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Travis Hartman

of The Boxing Amusement Park

THE FIGHTER'S DIARY

 

Travis Hartman was a spectacular amateur boxer -- 156-13, with three national championships -- who has struggled as a pro. The 26-year-old, who hails from the small town of Osborn, Missouri, is still an active fighter who maintains a passion for the sport that has consumed him since his childhood.  Hartman's training journal reflects his physical, psychological and emotional struggle as he continues his an ongoing quest to become the best.

 

 

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'Pull a Buster Douglas on them'


Aug. 13, 2009, 2:31 a.m.

I just got back to my room from a nice two-mile run on the treadmill in the hotel exercise room. I know I should be resting, but I was so tired from the flight today that I didn’t really get a chance to loosen up and shake out when I arrived in Tucson, Arizona.

The run felt great. All I kept imagining is how great it will feel to beat Keith Thurman (9-0, 9 KOs) on national TV this week (Aug. 14 on ESPN2's Friday Night Fights). I kept imagining how I was going to be extremely light on my feet, and boxing and moving. Then, once I have him so frustrated with all my movement and fast hands, I will lay a huge right hand on him in the middle-to-late rounds. My feet feel fast, my mind feels great, my weight is fantastic, and I know they are overlooking me: advantage, ME.

All I keep hearing from my boxing contacts is how much power this kid has. He can crack like Berto, they tell me. The guy could hit like Tyson, for all that matters, but if you don’t stand in front of him,  you never have to feel his power. In my mind, every guy that is a professional boxer has knockout power. We all know how to throw a punch with the intention of knocking a guy out. The fighters who negate that power are ultimately successful.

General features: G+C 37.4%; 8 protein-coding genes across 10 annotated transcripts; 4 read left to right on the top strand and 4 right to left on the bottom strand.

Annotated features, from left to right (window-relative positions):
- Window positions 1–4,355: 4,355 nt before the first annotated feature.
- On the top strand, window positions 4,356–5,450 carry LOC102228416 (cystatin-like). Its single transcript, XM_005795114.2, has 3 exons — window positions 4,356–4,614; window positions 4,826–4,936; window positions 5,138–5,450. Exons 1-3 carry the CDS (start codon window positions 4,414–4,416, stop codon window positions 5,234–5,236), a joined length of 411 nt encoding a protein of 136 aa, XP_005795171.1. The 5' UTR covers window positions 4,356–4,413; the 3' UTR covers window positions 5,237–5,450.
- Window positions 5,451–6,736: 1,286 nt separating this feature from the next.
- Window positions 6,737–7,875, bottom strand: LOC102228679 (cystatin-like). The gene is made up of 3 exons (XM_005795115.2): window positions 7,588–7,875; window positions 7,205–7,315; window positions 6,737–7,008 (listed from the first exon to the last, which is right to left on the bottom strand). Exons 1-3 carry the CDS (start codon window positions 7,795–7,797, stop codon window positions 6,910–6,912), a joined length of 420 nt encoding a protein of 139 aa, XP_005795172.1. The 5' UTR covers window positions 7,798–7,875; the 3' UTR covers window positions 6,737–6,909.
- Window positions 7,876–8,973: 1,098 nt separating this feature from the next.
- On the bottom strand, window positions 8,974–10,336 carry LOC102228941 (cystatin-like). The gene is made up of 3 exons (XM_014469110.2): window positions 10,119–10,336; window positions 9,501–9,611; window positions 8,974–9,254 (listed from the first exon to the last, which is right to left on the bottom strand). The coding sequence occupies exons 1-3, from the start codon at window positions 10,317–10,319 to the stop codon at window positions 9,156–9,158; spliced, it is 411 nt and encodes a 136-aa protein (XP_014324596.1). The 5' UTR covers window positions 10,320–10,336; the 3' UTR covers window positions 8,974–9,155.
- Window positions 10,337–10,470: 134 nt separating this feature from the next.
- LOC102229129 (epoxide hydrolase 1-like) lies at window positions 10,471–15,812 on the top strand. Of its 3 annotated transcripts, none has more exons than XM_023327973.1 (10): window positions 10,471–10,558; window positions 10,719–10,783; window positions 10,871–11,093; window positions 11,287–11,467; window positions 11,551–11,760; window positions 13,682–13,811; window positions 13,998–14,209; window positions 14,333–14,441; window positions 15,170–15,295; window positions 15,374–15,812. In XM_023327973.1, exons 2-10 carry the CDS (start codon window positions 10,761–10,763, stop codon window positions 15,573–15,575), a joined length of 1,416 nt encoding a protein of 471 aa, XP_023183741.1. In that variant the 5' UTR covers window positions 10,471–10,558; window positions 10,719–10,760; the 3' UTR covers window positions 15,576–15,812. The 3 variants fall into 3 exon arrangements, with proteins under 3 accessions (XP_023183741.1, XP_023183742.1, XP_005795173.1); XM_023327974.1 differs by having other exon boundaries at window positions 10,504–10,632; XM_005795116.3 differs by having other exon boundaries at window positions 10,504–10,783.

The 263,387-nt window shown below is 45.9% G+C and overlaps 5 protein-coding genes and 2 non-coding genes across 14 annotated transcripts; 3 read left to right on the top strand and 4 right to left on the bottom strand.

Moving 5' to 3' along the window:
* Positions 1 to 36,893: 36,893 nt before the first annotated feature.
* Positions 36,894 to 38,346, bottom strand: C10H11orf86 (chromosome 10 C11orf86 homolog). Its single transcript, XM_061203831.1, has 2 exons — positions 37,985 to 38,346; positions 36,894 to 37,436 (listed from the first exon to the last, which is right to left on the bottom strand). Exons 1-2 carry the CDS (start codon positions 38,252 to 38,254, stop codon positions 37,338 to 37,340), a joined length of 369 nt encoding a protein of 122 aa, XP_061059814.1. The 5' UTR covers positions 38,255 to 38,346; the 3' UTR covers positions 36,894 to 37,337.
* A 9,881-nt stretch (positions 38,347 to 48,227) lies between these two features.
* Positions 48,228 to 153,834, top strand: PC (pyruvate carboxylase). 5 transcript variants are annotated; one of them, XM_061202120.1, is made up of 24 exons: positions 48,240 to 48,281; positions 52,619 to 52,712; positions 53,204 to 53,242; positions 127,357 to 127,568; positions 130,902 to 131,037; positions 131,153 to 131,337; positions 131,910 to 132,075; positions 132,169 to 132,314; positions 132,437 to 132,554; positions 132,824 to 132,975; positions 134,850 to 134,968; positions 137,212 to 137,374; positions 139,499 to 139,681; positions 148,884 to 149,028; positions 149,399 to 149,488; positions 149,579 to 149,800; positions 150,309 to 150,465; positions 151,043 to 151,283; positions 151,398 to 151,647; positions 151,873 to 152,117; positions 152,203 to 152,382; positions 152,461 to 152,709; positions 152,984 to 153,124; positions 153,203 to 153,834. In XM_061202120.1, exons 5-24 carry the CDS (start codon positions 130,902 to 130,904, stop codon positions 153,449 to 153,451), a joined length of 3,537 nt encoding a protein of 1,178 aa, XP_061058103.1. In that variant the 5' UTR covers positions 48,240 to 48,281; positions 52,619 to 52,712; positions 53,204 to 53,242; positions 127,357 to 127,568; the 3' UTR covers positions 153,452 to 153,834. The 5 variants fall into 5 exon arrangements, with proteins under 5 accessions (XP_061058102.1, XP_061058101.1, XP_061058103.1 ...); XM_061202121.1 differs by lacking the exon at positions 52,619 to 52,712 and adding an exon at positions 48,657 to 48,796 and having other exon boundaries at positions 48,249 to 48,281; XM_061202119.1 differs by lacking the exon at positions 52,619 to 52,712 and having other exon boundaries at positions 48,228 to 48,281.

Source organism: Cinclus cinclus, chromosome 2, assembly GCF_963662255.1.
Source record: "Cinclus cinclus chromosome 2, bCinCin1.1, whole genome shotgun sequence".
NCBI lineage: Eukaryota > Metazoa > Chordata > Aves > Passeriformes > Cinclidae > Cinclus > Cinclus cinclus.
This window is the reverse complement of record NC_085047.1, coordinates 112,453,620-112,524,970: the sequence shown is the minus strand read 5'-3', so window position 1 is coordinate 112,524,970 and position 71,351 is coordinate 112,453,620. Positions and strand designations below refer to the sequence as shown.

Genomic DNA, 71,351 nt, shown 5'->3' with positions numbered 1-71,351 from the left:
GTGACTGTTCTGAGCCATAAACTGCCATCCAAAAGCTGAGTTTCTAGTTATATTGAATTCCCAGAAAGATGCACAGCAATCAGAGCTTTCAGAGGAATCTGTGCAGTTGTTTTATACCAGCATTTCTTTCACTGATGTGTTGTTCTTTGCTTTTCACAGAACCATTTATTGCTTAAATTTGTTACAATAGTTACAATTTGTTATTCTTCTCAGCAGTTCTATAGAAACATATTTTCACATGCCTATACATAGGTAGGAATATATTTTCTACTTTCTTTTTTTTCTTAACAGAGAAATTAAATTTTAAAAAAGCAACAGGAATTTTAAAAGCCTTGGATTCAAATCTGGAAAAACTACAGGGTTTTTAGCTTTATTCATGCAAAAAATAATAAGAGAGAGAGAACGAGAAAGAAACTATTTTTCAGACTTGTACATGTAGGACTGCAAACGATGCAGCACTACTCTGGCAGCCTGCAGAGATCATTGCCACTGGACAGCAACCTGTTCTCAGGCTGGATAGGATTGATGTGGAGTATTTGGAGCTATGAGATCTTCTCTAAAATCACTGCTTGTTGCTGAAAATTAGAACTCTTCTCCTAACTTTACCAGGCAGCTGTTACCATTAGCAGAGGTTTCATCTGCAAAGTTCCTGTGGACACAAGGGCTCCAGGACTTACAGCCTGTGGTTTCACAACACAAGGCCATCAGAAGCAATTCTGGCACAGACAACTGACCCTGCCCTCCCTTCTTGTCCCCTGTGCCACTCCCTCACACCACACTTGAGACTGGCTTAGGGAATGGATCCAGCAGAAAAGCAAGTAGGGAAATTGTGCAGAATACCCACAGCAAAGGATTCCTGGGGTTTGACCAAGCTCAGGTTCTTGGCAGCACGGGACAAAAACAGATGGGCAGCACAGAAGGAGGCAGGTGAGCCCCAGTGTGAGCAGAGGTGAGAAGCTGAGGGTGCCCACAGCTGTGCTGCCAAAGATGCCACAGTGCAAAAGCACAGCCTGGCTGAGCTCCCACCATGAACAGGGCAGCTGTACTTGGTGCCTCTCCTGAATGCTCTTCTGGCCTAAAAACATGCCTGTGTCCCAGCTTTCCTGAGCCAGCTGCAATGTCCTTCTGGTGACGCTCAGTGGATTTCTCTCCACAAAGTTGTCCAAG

Of course I know the risk of fighting a guy with the knockout power of Thurman . Of course I know if I get caught clean, it could be an early night for me. Of course I know this kid has not tasted defeat as a pro. I care about all that, but I was not aware that all boxing matches were fought with words, or on paper. If I listened to all the talk, there would be no need for me to step into the ring.

I hope they at least informed Mr. Thurman that this is not my first rodeo. This will be my fifth fight in six months. He's the third undefeated guy I've fought in six months, and the ninth I've faced in my five short years as a pro. I've stayed busy for a reason: to get experience, and that much-needed ring time with some very top pros.

I received a text from my older brother — the one who really got me and my younger brother started in boxing — that read “Pull a Buster Douglas on them.”

I laughed a bit, since the comparison might have been a reach. I mean, the world knew when Tyson lost. I'm not so sure the world will pay to much mind if Keith Thurman loses. But his promoter, Oscar de la Hoya, might care, and that's enough for me!

The text meant a lot to me, though, because I know my brother cares. So will all my friends and family if I pull off this upset.

“There are admirable potentialities in every human being. Believe in your strength and your truth. Learn to repeat endlessly to yourself. 'It all depends on me' "" Andre Gide

 

 

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